17 June 2007

Pax Sinica

In the 1970’s, IBM dominated the world’s computer industry, wielding monopolistic power.  They manufactured mainframe computers for banks, corporations, and research.  Their profit margins were ample, and they provided software and service for their customers at no extra charge.  

What IBM management didn’t realize (or more likely, they knew but lacked the vision and the courage to adjust their course) was that the unit price of their products was dropping exponentially year after year, while the costs of software – still quite modest at the time – were increasing exponentially.   

When IBM set the new world standard for personal computers in 1982, they outsourced the software to a team of bright, irresponsible kids at a startup shop headed by a Harvard dropout.  Over the next few years, the price of the hardware they manufactured continued to plummet, while the price of software continued to skyrocket.  IBM remained in the most lucrative monopoly of the 1970’s, and handed off the most lucrative monopoly of the 1990’s to Microsoft.  

The inspiration in the story is that it’s sometimes important to pay less attention to the state of the world, and more attention to the direction in which the world is headed.   

…which brings me to the subject of this essay:   The US is freer, less repressive, more prosperous, cleaner and more democratic than China.  But with each passing year, the US becomes more repressive and falls deeper in debt, while China becomes more democratic, as its middle class expands and its government amasses international capital.  The horrors of the Great Leap Forward and the Cultural Revolution have settled into China’s past, and no one advocates a return to this heavy-handed oppression.  Even in the area of environmental stewardship, all the trends are in China’s favor.  US laws go unenforced, as the EPA is packed with ideologues who believe that corporations shouldn’t be shackled with government regulations.  China has banned the burning of coal in its cities, and is beginning to invest resources attacking the massive pollution problems that its newfound prosperity has engendered.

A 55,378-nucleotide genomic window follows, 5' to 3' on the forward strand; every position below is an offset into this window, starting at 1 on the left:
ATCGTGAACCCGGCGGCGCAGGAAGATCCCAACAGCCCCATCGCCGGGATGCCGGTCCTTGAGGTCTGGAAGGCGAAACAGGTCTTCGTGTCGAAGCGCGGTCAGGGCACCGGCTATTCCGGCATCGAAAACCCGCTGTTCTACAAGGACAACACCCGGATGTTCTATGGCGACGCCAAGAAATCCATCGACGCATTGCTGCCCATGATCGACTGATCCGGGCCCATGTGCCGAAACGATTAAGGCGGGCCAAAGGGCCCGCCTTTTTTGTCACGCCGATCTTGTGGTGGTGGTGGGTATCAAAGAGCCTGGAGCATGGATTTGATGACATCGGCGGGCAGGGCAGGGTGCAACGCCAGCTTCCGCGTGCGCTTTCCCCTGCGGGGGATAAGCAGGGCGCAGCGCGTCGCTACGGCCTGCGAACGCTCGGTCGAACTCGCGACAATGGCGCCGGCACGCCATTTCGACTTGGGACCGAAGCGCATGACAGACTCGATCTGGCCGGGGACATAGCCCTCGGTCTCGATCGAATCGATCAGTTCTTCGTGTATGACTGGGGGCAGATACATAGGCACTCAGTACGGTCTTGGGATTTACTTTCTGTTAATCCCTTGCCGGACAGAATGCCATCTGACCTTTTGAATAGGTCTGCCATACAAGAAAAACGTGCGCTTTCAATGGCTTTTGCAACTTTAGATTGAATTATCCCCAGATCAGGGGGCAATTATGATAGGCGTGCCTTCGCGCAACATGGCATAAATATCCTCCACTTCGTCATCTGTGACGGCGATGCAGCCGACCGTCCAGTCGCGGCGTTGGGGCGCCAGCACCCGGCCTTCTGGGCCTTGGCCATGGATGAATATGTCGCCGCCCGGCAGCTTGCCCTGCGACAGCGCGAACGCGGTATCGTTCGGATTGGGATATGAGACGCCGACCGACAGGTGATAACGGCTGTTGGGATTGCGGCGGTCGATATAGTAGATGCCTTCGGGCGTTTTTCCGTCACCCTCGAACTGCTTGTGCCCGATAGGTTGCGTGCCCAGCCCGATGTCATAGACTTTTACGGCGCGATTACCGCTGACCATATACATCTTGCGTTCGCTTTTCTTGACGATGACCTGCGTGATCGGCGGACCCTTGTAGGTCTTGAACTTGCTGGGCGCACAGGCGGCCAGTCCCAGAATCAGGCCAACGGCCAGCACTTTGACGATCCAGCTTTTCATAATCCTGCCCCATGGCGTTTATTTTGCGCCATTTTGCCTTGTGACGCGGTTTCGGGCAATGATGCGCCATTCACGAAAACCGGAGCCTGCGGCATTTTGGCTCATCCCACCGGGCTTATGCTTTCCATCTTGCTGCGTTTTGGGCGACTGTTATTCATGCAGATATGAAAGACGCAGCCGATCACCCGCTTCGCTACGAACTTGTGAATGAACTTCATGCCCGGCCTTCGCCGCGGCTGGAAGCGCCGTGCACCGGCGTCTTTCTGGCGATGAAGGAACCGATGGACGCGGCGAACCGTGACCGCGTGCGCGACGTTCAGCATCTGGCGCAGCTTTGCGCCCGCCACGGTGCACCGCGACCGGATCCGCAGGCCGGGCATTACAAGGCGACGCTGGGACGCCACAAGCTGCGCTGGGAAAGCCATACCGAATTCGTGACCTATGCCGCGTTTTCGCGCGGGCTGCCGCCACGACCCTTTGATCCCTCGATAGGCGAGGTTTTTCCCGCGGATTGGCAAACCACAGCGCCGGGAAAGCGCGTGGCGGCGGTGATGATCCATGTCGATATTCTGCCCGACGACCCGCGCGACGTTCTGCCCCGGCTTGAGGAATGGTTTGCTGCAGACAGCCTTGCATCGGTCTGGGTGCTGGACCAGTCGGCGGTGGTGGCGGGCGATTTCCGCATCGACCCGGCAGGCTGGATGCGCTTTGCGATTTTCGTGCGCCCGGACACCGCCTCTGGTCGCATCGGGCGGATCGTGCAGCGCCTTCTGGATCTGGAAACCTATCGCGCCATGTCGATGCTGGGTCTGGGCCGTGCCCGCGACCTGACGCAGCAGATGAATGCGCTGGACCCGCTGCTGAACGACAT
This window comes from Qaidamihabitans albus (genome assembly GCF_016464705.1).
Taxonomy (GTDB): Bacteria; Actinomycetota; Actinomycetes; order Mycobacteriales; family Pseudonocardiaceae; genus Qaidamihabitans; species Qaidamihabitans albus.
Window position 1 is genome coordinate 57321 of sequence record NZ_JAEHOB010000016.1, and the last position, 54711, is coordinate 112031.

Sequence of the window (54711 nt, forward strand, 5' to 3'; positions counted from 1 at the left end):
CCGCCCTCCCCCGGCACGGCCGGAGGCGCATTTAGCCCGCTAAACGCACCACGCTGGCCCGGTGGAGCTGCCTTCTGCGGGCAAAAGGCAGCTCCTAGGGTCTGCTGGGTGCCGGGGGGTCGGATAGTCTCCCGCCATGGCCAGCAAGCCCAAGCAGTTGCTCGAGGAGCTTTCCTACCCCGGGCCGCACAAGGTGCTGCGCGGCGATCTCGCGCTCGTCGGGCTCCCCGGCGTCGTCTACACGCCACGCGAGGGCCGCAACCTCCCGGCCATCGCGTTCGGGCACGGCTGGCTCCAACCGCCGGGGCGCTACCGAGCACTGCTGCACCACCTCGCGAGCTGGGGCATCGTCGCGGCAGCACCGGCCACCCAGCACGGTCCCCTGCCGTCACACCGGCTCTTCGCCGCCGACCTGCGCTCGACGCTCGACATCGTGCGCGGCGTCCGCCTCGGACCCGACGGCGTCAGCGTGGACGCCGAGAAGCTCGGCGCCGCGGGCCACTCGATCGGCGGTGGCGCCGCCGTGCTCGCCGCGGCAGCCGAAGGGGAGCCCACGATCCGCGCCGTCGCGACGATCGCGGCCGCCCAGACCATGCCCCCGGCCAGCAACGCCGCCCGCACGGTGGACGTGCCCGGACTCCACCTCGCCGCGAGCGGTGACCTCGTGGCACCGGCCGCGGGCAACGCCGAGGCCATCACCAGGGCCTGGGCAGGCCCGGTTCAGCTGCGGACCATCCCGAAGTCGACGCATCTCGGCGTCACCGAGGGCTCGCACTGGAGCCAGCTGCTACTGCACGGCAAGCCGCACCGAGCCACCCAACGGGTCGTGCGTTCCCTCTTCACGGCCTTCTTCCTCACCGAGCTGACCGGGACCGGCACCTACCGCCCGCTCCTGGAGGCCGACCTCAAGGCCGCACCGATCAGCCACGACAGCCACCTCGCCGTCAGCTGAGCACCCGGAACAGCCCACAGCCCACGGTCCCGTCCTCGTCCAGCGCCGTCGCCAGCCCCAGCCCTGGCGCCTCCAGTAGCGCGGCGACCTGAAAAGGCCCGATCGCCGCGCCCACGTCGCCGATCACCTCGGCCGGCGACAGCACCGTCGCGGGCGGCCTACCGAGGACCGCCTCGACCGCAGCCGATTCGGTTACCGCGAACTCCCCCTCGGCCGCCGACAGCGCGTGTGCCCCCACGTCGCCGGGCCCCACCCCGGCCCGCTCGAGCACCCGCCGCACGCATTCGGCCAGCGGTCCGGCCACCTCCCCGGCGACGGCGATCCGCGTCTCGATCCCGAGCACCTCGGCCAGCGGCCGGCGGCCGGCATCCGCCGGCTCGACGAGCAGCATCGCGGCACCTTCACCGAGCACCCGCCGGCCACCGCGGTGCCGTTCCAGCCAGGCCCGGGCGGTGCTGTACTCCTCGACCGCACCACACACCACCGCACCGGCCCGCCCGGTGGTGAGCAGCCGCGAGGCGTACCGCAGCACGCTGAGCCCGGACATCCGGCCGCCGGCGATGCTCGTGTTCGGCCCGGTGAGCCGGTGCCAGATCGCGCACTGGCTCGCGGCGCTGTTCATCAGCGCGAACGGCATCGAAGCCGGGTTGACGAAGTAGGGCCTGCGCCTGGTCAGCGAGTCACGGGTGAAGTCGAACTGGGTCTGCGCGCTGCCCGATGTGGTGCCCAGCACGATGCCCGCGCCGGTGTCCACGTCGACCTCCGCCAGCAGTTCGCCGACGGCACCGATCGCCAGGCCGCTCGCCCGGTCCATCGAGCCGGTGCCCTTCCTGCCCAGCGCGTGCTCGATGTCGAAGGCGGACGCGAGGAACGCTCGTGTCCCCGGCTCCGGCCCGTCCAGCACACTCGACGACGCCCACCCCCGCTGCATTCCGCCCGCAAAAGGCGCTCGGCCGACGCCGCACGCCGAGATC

China spends one hundredth as much on health care as the US spends per capita, but its health statistics are not far behind.  Infant mortality and life expectancy in the city of Beijing already beat the US average, despite choking air quality.  

If the trends continue, China will pass America over the next few decades to become economic leader of the world.  With their ascendance will come enormous cultural and political influence.  

China has a culture based on thousands of years of wisdom.  Living together peacefully, cooperatively, and contentedly is the subject of their Confucian heritage.  Whether or not it derives from their Buddhist history, the Chinese people have a remarkable ability to endure hardship without falling into despair, and to find joy in everyday living without luxuries, entertainments or distractions.  

Most important:  The US meddles in the internal affairs of countries around the world, uses its military supremacy to plunder resources of other lands, and shamelessly bullies other countries in ‘negotiated’ treaties and trade agreements.  Unlike the US, China has little history of imperial aspirations.   

The arguable exception is Tibet.  The Chinese have forcefully repressed dissent in Tibet, and shown little sensitivity for the region’s rich Buddhist heritage.  On the other hand, they have invested in the region to build schools and hospitals, and have brought electric power and tractors to the area.  We may hope that China will come to respect Tibetan sovereignty, or that they may continue to govern Tibet by invitation.